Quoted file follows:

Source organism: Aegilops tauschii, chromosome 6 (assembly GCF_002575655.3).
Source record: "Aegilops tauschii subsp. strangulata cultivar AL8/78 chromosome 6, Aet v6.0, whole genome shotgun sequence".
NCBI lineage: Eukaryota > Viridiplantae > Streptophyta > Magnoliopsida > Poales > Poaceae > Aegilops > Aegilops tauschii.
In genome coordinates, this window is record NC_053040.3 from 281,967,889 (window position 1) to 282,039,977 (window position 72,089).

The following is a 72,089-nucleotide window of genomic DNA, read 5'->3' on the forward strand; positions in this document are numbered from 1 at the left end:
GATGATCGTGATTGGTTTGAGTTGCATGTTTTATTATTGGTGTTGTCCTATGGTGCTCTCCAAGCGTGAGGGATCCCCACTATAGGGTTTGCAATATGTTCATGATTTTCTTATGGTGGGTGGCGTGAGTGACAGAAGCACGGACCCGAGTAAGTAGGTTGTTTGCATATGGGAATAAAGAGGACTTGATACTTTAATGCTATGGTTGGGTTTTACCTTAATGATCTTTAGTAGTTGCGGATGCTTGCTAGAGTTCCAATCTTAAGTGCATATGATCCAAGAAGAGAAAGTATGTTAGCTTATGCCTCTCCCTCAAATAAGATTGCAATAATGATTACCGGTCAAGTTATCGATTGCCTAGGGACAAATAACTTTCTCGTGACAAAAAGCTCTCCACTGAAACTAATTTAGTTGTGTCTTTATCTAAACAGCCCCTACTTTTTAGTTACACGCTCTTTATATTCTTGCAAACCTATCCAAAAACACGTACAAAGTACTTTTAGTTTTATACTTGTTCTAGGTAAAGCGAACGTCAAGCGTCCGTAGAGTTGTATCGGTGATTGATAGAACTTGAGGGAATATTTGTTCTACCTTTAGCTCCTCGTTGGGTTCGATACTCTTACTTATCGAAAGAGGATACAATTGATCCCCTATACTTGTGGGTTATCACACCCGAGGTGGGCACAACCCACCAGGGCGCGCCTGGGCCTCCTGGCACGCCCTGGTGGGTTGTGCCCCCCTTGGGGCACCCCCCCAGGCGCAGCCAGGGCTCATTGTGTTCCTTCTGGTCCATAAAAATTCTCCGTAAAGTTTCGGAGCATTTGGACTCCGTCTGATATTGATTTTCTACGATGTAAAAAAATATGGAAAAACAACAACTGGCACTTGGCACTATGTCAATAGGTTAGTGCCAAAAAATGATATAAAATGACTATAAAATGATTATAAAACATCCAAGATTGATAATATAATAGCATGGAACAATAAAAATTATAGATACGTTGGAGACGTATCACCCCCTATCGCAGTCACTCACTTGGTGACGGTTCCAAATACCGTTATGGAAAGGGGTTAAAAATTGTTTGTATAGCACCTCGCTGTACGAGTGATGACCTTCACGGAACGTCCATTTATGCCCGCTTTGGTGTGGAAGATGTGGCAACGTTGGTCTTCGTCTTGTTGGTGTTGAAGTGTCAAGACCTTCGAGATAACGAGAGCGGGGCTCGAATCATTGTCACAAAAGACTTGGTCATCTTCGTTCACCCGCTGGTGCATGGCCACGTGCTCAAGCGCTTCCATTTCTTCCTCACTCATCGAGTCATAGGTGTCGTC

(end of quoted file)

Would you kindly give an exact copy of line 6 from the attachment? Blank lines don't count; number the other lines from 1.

GATGATCGTGATTGGTTTGAGTTGCATGTTTTATTATTGGTGTTGTCCTATGGTGCTCTCCAAGCGTGAGGGATCCCCACTATAGGGTTTGCAATATGTTCATGATTTTCTTATGGTGGGTGGCGTGAGTGACAGAAGCACGGACCCGAGTAAGTAGGTTGTTTGCATATGGGAATAAAGAGGACTTGATACTTTAATGCTATGGTTGGGTTTTACCTTAATGATCTTTAGTAGTTGCGGATGCTTGCTAGAGTTCCAATCTTAAGTGCATATGATCCAAGAAGAGAAAGTATGTTAGCTTATGCCTCTCCCTCAAATAAGATTGCAATAATGATTACCGGTCAAGTTATCGATTGCCTAGGGACAAATAACTTTCTCGTGACAAAAAGCTCTCCACTGAAACTAATTTAGTTGTGTCTTTATCTAAACAGCCCCTACTTTTTAGTTACACGCTCTTTATATTCTTGCAAACCTATCCAAAAACACGTACAAAGTACTTTTAGTTTTATACTTGTTCTAGGTAAAGCGAACGTCAAGCGTCCGTAGAGTTGTATCGGTGATTGATAGAACTTGAGGGAATATTTGTTCTACCTTTAGCTCCTCGTTGGGTTCGATACTCTTACTTATCGAAAGAGGATACAATTGATCCCCTATACTTGTGGGTTATCACACCCGAGGTGGGCACAACCCACCAGGGCGCGCCTGGGCCTCCTGGCACGCCCTGGTGGGTTGTGCCCCCCTTGGGGCACCCCCCCAGGCGCAGCCAGGGCTCATTGTGTTCCTTCTGGTCCATAAAAATTCTCCGTAAAGTTTCGGAGCATTTGGACTCCGTCTGATATTGATTTTCTACGATGTAAAAAAATATGGAAAAACAACAACTGGCACTTGGCACTATGTCAATAGGTTAGTGCCAAAAAATGATATAAAATGACTATAAAATGATTATAAAACATCCAAGATTGATAATATAATAGCATGGAACAATAAAAATTATAGATACGTTGGAGACGTATCACCCCCTATCGCAGTCACTCACTTGGTGACGGTTCCAAATACCGTTATGGAAAGGGGTTAAAAATTGTTTGTATAGCACCTCGCTGTACGAGTGATGACCTTCACGGAACGTCCATTTATGCCCGCTTTGGTGTGGAAGATGTGGCAACGTTGGTCTTCGTCTTGTTGGTGTTGAAGTGTCAAGACCTTCGAGATAACGAGAGCGGGGCTCGAATCATTGTCACAAAAGACTTGGTCATCTTCGTTCACCCGCTGGTGCATGGCCACGTGCTCAAGCGCTTCCATTTCTTCCTCACTCATCGAGTCATAGGTGTCGTC